Aircraft designers.

Discussion in 'Aviation' started by pattle, Oct 27, 2013.

  1. pattle

    pattle Member

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    While some aircraft designs seem to be credited to a single designer other designs seem to be credited more to the company that manufactured them than to an individual. Obviously the talents of noted designers such as Sydney Camm were crucial but did they receive more credit than was due to them? My own opinion is that as aircraft designs became more sophisticated the design of such aircraft created more work than could be expected of one person, for example while Camm was able to design the Hurricane largely by himself he must have been forced to delegate more and more of the design work out to juniors as aircraft became more sophisticated . So how much did the individual talents of designers such as Sydney Camm actually count for and who were the most indispensable of the World War Two aircraft designers?
     
  2. OldSkeptic

    OldSkeptic Active Member

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    Oh Camm was a bit of character and autocrat and tended to rather hog the limelight. Willy Messerschmitt ... well he was an odd one, as much a businessman and political animal as a technologist, plus another headline hogger. Since he was the managing director after 1938 it is hard to imagine him having the time to have that much direct involvement in the later designs, except perhaps in a negative way (as per the 210).

    Mitchell and Tank were much more team oriented and gave (correctly) far more credit to their teams.They also seemed to work better as a teams too, in that their designs were better than the comparable Hawker ones at the time (Spit vs Hurricane, 190 vs Typhoon). In the case of Camm, it took until the Tempest before he really woke up to the more advanced aerodynamics of the era.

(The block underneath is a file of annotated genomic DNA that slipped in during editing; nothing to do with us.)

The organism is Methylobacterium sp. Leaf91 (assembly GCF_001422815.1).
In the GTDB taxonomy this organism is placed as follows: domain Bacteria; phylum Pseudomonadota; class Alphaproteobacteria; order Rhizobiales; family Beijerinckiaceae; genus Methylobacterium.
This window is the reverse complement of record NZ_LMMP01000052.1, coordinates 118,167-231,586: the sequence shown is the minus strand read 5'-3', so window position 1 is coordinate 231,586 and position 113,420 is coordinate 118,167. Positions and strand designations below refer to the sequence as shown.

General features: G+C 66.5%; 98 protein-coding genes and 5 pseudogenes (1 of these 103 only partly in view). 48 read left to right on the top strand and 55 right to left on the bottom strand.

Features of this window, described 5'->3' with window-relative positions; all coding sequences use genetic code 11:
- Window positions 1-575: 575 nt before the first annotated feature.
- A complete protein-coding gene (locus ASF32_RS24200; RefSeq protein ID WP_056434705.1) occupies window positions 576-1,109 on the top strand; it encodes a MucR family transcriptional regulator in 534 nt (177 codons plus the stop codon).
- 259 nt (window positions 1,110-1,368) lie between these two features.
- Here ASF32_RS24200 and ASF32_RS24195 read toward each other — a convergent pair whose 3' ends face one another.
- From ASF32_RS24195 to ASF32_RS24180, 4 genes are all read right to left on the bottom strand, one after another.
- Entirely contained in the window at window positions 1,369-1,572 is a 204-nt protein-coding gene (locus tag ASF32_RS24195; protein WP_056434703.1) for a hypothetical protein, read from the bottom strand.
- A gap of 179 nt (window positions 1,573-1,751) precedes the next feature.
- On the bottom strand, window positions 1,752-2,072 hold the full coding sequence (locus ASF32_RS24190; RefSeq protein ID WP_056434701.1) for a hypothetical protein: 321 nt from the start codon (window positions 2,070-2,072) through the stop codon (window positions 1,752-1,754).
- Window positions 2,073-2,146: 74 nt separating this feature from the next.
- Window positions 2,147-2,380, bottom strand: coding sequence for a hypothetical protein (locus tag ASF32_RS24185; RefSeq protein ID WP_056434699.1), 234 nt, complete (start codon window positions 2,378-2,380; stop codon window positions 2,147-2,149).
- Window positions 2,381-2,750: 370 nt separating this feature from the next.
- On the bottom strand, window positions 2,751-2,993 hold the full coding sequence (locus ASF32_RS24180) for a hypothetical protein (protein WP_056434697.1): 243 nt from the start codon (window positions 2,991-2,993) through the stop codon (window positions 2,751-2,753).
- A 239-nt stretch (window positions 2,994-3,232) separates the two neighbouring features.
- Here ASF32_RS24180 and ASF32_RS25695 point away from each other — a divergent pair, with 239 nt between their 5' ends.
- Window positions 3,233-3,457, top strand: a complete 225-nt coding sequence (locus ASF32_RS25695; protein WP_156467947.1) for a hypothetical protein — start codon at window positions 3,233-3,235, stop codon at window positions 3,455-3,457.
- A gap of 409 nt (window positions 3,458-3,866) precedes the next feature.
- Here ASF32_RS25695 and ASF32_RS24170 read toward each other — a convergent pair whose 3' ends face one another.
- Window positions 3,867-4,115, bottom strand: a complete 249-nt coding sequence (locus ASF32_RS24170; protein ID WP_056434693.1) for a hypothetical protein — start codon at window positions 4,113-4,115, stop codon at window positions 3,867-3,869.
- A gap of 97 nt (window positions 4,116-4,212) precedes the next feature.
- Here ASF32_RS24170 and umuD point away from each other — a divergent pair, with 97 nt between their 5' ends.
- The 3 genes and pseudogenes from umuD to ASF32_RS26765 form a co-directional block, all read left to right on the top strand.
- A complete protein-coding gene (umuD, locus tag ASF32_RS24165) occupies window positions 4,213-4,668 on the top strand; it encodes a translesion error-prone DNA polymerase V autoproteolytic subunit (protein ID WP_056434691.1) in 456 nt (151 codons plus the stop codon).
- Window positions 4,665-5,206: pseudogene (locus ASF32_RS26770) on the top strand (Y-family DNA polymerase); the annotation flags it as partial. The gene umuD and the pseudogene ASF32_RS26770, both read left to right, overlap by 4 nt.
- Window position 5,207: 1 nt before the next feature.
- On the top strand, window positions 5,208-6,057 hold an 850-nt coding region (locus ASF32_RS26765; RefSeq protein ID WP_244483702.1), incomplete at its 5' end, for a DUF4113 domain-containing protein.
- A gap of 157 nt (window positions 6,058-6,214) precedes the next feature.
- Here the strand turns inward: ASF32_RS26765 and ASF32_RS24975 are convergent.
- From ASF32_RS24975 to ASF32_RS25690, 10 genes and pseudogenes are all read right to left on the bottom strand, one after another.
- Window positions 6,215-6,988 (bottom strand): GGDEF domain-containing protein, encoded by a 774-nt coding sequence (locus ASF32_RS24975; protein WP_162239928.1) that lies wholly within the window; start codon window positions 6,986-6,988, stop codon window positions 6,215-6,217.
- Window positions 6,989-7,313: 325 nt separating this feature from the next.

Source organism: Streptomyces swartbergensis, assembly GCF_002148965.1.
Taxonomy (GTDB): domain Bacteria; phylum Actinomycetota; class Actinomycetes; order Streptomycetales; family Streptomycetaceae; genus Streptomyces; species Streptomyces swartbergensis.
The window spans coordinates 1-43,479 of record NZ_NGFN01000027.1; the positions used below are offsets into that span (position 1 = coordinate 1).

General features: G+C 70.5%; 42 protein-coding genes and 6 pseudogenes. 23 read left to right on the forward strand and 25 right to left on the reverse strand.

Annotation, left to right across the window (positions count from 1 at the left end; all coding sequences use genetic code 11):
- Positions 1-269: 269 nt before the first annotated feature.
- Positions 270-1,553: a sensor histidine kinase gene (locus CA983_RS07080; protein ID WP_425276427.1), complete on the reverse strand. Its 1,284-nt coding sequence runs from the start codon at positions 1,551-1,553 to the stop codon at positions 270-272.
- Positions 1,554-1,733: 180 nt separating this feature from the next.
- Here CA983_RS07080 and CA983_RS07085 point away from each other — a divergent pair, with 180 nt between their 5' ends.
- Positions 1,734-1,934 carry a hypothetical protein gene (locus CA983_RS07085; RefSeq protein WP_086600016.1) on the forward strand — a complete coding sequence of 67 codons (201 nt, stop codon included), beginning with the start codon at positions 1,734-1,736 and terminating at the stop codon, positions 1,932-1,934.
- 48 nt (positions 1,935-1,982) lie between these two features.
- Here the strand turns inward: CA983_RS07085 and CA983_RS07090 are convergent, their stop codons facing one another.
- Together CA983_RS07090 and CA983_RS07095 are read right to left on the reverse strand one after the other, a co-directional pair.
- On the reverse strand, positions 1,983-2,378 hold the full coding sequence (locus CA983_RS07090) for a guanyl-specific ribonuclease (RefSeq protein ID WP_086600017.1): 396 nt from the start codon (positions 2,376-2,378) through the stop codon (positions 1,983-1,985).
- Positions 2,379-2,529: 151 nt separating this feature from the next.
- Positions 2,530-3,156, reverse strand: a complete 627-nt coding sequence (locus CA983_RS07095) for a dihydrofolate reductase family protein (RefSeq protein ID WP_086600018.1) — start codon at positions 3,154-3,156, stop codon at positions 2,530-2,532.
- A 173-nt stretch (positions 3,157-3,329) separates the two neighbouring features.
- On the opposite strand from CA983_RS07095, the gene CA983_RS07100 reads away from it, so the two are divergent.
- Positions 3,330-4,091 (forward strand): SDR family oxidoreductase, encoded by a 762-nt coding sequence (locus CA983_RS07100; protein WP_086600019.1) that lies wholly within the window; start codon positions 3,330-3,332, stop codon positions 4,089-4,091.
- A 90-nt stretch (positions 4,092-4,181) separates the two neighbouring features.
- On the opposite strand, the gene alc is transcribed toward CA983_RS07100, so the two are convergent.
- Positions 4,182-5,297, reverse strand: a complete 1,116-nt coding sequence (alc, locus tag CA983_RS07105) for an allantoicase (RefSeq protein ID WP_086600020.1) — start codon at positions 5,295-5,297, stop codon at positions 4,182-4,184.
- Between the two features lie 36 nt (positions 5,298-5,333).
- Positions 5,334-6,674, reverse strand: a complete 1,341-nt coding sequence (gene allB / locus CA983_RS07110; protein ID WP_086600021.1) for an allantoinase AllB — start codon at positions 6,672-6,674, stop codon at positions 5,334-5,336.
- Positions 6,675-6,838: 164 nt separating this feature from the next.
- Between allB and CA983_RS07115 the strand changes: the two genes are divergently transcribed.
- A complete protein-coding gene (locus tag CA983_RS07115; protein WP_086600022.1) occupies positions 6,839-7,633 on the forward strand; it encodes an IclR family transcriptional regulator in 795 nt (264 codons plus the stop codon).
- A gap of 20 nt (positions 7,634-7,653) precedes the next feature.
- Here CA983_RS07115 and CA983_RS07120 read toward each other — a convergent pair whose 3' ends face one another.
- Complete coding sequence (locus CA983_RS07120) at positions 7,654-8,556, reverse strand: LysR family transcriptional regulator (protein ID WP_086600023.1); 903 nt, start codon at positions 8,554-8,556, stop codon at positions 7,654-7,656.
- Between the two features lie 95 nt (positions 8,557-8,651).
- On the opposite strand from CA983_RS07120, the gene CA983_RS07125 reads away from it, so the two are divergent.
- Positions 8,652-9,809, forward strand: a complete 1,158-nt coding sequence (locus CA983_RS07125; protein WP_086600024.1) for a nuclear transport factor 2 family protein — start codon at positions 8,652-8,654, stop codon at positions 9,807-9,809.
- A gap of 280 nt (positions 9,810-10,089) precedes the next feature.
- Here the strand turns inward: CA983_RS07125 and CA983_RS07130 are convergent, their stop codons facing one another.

Messerschmitt followed a weird path, from disaster to disaster, with some good designs in between and a couple of great designs.
    North American was another far more team oriented group.

    Mitchell would have been horrified by all the fuss about him after he died, he was an extremely modest person.

    One person couldn't do it, it required so many different talents all working together well. If anyone claimed that they did it all by themselves, they were lying.
     
  3. drgondog

    drgondog Well-Known Member

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    The philosophy and creativeness should be credited to the Leader of the design team, as it often has. He has a vision, builds or inherits a team, cajoles the group while listening to good ideas - but ultimately consolidates and presents to senior management for approval.
     
  4. pattle

    pattle Member

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    Looking at the USSR I find it peculiar that a communist country which held it's chief aircraft designers under armed guard with threat of death allowed the designs to bear the name of their designers while in America it was almost the reverse, when I read of American aircraft the designers identities often do not figure so prominently as in other countries.
     
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